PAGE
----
"It's no longer a secret that Cisco is preparing to announce a blade server," wrote Vikram Mehta, president and CEO at Blade in an email exchange. "What are perhaps not so well understood are the vast and arguably adverse implications for customers of Cisco’s attempt to lock customers into a proprietary and high-cost solution.

"Cisco may be on its way to discovering that it’s not only foolhardy to undermine the strengths of HP and IBM but very dangerous to take customers for granted and try and lock them into a high-cost, proprietary solution. IBM and HP have great relationships; offer open, low cost solutions; and have decades of experience delivering such solutions. It won't take customers very long to see through the 'Cisco's way or the highway' tactics."

For its part, networking and adapter supplier Brocade says that it is not going to comment on what Cisco is up to until after the March 16 Unified Computing launch. ®

Beginner's guide to SSL certificates

More from The Register

next story
NSA SOURCE CODE LEAK: Information slurp tools to appear online
Now you can run your own intelligence agency
Azure TITSUP caused by INFINITE LOOP
Fat fingered geo-block kept Aussies in the dark
Yahoo! blames! MONSTER! email! OUTAGE! on! CUT! CABLE! bungle!
Weekend woe for BT as telco struggles to restore service
Cloud unicorns are extinct so DiData cloud mess was YOUR fault
Applications need to be built to handle TITSUP incidents
Stop the IoT revolution! We need to figure out packet sizes first
Researchers test 802.15.4 and find we know nuh-think! about large scale sensor network ops
Turnbull should spare us all airline-magazine-grade cloud hype
Box-hugger is not a dirty word, Minister. Box-huggers make the cloud WORK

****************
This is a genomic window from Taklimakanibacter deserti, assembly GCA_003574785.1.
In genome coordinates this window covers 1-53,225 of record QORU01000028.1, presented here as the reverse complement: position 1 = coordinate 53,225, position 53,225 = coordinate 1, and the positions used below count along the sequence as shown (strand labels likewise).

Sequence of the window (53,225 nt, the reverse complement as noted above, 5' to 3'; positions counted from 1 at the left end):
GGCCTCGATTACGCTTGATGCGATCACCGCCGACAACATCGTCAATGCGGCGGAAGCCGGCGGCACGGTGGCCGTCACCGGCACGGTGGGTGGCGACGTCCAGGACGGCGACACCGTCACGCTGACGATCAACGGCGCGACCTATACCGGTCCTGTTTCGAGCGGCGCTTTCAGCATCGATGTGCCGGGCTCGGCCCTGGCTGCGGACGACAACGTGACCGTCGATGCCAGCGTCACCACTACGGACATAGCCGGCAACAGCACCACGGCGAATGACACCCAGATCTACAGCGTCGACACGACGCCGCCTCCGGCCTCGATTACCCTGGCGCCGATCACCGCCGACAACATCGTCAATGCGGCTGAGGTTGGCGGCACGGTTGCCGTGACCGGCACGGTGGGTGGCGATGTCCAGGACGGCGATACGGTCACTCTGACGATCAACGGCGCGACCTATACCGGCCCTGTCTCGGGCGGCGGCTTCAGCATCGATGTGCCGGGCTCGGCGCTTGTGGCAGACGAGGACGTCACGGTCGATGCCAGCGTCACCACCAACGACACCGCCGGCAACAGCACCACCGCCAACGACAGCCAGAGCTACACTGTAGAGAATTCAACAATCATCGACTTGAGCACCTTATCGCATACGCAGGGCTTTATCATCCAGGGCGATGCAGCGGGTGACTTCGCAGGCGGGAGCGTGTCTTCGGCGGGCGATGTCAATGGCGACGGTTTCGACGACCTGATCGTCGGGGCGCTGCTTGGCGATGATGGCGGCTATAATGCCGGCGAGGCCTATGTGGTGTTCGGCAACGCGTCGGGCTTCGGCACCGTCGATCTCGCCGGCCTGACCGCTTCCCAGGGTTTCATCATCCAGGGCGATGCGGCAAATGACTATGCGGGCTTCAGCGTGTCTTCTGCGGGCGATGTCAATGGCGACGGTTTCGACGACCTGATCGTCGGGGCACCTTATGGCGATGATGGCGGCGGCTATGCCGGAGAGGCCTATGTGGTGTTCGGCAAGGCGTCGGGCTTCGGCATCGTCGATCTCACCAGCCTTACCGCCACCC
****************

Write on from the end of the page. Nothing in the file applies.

SanDisk vows: We'll have a 16TB SSD WHOPPER by 2016
Flash WORM has a serious use for archived photos and videos
Astro-boffins start opening universe simulation data
Got a supercomputer? Want to simulate a universe? Here you go
Microsoft adds video offering to Office 365. Oh NOES, you'll need Adobe Flash
Lovely presentations... but not on your Flash-hating mobe
prev story

Whitepapers

Free virtual appliance for wire data analytics
The ExtraHop Discovery Edition is a free virtual appliance will help you to discover the performance of your applications across the network, web, VDI, database, and storage tiers.
A strategic approach to identity relationship management
ForgeRock commissioned Forrester to evaluate companies’ IAM practices and requirements when it comes to customer-facing scenarios versus employee-facing ones.
5 critical considerations for enterprise cloud backup
Key considerations when evaluating cloud backup solutions to ensure adequate protection security and availability of enterprise data.
High Performance for All
While HPC is not new, it has traditionally been seen as a specialist area – is it now geared up to meet more mainstream requirements?
Security and trust: The backbone of doing business over the internet
Explores the current state of website security and the contributions Symantec is making to help organizations protect critical data and build trust with customers.